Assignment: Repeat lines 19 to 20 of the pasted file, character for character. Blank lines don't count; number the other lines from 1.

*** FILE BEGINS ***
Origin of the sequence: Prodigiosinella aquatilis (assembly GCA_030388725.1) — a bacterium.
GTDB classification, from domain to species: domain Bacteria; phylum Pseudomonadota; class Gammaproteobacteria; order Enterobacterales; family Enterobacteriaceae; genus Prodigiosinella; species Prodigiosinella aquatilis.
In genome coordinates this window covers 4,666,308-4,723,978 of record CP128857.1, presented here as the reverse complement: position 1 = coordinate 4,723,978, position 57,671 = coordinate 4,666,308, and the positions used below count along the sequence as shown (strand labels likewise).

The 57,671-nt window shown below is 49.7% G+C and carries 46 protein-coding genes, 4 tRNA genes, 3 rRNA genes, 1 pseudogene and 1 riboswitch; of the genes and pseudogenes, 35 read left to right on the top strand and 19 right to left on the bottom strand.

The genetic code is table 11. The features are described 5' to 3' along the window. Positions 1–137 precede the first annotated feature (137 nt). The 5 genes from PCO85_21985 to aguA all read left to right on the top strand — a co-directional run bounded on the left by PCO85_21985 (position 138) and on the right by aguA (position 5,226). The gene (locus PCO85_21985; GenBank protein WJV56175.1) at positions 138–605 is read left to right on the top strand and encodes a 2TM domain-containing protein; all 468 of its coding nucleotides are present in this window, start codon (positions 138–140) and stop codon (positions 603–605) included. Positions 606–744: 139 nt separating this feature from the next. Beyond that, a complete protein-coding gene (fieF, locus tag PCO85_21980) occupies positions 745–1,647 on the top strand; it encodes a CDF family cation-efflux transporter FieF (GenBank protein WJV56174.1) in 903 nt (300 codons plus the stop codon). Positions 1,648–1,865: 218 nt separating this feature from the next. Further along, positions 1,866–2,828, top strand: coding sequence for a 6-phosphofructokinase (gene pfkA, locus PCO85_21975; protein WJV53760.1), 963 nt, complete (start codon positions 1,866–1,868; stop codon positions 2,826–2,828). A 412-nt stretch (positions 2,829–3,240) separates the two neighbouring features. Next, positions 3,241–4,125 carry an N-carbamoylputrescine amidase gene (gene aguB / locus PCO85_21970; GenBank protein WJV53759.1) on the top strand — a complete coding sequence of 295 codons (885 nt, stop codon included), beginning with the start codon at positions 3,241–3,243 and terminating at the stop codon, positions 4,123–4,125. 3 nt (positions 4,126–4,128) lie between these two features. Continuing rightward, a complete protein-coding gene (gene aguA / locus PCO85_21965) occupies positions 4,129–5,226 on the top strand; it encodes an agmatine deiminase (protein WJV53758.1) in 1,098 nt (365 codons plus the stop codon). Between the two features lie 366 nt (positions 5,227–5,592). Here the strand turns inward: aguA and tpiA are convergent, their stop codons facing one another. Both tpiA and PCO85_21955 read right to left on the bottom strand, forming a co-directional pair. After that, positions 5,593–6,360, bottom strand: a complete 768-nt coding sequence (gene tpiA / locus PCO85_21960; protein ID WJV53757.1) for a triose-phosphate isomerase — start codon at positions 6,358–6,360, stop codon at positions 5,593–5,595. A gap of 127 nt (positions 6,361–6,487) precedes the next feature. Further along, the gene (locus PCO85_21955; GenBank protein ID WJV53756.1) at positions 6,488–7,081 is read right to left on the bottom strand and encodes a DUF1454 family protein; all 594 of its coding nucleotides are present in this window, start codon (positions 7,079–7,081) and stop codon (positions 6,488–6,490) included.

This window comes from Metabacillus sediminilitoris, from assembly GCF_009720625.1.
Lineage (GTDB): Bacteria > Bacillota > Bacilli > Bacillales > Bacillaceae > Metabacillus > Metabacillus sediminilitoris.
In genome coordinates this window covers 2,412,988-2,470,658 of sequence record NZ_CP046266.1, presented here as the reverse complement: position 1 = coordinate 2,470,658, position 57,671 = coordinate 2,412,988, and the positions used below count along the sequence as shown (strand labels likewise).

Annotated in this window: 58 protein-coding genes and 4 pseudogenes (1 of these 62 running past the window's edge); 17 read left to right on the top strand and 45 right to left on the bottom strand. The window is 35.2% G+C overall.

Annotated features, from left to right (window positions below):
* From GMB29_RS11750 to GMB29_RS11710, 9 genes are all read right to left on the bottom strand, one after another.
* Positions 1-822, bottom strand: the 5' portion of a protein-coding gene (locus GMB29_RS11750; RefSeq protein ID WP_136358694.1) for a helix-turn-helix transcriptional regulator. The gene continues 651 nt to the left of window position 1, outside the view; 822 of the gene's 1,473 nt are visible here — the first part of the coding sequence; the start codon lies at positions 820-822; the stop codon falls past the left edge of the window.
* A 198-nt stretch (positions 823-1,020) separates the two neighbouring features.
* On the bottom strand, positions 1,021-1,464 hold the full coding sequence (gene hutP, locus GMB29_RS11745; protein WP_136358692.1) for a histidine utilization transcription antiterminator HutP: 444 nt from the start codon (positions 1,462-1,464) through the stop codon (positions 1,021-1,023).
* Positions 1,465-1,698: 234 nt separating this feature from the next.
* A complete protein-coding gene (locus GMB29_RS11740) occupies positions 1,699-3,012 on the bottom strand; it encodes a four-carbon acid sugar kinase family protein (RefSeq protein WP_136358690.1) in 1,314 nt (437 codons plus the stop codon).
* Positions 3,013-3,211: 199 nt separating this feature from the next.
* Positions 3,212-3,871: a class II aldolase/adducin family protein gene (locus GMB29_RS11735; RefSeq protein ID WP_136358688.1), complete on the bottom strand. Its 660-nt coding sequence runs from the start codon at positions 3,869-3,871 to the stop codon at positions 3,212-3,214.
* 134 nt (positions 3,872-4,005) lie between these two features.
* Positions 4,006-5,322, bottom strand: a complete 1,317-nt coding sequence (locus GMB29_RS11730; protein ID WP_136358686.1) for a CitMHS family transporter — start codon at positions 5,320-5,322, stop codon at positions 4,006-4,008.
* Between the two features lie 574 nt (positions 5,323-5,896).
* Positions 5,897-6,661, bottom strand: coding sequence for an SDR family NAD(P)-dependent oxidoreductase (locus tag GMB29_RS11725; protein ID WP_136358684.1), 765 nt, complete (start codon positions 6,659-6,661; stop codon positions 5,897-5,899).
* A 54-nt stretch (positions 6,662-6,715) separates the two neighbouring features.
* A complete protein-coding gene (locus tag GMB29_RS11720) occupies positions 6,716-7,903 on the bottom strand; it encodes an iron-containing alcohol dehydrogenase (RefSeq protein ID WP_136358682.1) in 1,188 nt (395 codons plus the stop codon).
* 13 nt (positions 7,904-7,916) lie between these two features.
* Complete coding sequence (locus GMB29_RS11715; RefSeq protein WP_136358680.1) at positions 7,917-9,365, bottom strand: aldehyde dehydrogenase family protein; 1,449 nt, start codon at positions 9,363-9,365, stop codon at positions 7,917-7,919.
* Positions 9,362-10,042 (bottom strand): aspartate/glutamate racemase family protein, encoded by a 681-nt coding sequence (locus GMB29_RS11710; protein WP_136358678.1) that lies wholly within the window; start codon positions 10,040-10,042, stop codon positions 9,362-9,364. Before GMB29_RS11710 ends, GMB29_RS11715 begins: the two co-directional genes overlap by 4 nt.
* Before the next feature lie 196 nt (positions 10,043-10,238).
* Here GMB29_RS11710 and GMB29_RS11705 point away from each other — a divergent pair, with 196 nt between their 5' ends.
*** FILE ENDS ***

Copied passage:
* 134 nt (positions 3,872-4,005) lie between these two features.
* Positions 4,006-5,322, bottom strand: a complete 1,317-nt coding sequence (locus GMB29_RS11730; protein ID WP_136358686.1) for a CitMHS family transporter — start codon at positions 5,320-5,322, stop codon at positions 4,006-4,008.